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Silence and Speech - Parshas Metzora 5769

Posted by Yosef Tropper
April 23, 2009 - ל' ניסן ה' תשס"ט
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 וצוה הכהן ולקח למטהר שתי ציפורים (יד:ד).

“The Cohen shall command to take two birds for the person receiving his atonement” (14:4).

As part of the purification process of the Metzorah, the leper, he must bring two birds. Rashi tells us that the reason is based on the fact that leprosy comes as a punishment for speaking lashon hara, slanderous speech. This is an act of “chatter,” thus, he must bring chatter-filled birds, as his atonement.

The question is, wouldn’t one bird suffice to convey this message, why does the Torah require that two birds be brought for the purification process?

Rabbi Shlomo Ganzfried (author of the Kitzur Shulchun Aruch) finds a beautiful and relevant message in the requirement of two birds and explains the following. The Gemara in Chullin (89a) states that man’s job when dealing with people is to make sure to keep his negative speech silent! However, when it comes to Torah learning, on the contrary, he is encouraged to speak up! With this prerequisite we are now prepared to understand the lesson of the birds!

We are taught that the purpose of bringing Korbanos, sacrifices, was to awaken in the donor’s heart the recognition that the process being done to the animal should have really been performed on him. From the slaughtering until the burning, one would observe the process while contemplating how if not for Hashem’s mercy which granted him the chance for repentance and allowed this animal to be his replacement, this should have been him!

This being the case, when the Metzorah brings one chirping bird for atonement and watches it get slaughtered, he will be left with the impression that all talk should be totally avoided! After all, this must be the reason for slaughtering the chatterbox creature. However, this is not the proper perspective. There are many times when speech is appropriate and even a Mitzvah, like in the learning of Torah and in performing chessed for others! In fact, the Gemara teaches us that the best atonement for one who spoke lashon hara is precisely to use his mouth for Torah learning! He thus brings a second bird to set this straight. Let us explain.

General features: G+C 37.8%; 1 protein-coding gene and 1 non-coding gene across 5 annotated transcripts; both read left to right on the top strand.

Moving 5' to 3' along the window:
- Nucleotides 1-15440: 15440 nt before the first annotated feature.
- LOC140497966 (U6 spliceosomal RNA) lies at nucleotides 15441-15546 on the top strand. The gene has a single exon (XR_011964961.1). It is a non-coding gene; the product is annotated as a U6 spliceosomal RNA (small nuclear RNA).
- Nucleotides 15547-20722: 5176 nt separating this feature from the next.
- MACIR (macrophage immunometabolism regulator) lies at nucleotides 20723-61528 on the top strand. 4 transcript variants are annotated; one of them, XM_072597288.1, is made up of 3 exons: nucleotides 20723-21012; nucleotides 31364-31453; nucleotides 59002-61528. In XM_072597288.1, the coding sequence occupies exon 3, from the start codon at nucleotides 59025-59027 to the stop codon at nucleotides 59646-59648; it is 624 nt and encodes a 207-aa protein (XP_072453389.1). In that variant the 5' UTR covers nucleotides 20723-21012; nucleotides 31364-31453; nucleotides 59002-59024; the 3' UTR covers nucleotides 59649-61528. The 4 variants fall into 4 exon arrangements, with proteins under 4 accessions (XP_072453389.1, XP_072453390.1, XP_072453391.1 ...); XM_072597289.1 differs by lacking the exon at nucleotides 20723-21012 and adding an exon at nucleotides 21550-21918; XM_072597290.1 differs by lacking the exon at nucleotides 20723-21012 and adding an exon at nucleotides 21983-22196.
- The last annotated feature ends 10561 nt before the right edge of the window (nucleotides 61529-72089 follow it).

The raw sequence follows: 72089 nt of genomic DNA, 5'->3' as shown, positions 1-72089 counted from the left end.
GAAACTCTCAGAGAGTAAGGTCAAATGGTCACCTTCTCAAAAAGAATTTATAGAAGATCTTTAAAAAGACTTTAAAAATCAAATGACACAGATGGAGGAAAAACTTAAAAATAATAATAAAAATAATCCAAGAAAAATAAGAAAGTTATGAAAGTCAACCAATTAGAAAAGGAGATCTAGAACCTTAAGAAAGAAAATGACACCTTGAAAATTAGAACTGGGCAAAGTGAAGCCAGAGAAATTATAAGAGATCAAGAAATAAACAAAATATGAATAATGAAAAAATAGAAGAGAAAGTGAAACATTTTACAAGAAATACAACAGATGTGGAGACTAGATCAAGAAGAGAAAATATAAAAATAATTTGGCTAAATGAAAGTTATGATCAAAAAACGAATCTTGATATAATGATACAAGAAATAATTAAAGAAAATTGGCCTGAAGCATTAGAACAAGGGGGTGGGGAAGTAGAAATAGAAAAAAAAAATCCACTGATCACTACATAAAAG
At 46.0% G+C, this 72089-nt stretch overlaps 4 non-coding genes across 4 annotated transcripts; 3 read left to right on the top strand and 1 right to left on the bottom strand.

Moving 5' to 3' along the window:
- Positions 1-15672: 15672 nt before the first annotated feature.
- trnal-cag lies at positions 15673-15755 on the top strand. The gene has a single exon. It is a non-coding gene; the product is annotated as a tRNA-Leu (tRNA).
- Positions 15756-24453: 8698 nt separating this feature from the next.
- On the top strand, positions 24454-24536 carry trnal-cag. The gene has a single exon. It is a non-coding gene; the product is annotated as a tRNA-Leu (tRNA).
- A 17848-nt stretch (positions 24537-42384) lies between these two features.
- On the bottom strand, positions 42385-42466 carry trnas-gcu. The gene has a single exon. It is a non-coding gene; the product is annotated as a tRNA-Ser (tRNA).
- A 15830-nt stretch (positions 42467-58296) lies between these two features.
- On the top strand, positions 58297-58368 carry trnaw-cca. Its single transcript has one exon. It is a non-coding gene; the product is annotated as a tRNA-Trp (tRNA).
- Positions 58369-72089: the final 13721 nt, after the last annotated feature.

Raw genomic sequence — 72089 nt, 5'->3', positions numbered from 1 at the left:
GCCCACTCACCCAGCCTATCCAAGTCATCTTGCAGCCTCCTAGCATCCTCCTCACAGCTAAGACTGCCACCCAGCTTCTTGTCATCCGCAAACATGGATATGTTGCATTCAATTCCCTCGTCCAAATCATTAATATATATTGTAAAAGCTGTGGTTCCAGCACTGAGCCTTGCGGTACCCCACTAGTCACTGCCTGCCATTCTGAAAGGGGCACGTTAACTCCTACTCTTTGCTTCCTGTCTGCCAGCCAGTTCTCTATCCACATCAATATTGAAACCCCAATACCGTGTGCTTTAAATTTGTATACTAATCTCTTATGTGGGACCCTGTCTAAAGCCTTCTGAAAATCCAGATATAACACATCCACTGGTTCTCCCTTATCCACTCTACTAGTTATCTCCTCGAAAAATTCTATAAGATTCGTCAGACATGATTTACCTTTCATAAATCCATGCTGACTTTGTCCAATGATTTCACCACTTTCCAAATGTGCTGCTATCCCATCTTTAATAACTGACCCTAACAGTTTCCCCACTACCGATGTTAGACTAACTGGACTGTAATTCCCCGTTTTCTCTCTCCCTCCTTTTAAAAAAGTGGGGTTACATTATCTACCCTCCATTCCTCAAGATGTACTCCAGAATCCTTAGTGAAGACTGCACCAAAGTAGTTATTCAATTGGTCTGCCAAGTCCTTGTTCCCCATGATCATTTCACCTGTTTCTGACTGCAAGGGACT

Mishley (18:21) states, “life and death depend on the mouth!” These two options (life and death) are exactly congruent with the two types of speech and the two birds. One bird is slaughtered reminiscent of the fact that misused speech causes harm and death. The second bird which he brought is sent away to fly free to live out the rest of its life pleasantly. This signifies that good speech brings life. The Metzorah is thus shown very powerfully that he must carefully train himself to use his gift of speech properly.

The Chafetz Chaim expresses this same principle revolving around the me’il, tunic, of the Cohen Gadol. The hem contained ornate pomegranate and bells. The golden bells represent positive Torah speech, connoting that one’s words should be loud and heard! However, if one wishes to express words which are negative, then follow the example of the pomegranate, a closed silent ball! The verse commanding the making of this vestment concludes, “and the wearer shall be heard when he enters the holy domain.” The Chafetz Chaim homiletically reads this verse to teach us that one who exercises proper speech will merit that Hashem will accept his prayers and Torah learning in heaven! 

This is the lesson of the two birds, to know when to be silent and when to speak up!

Parshas Metzora ,

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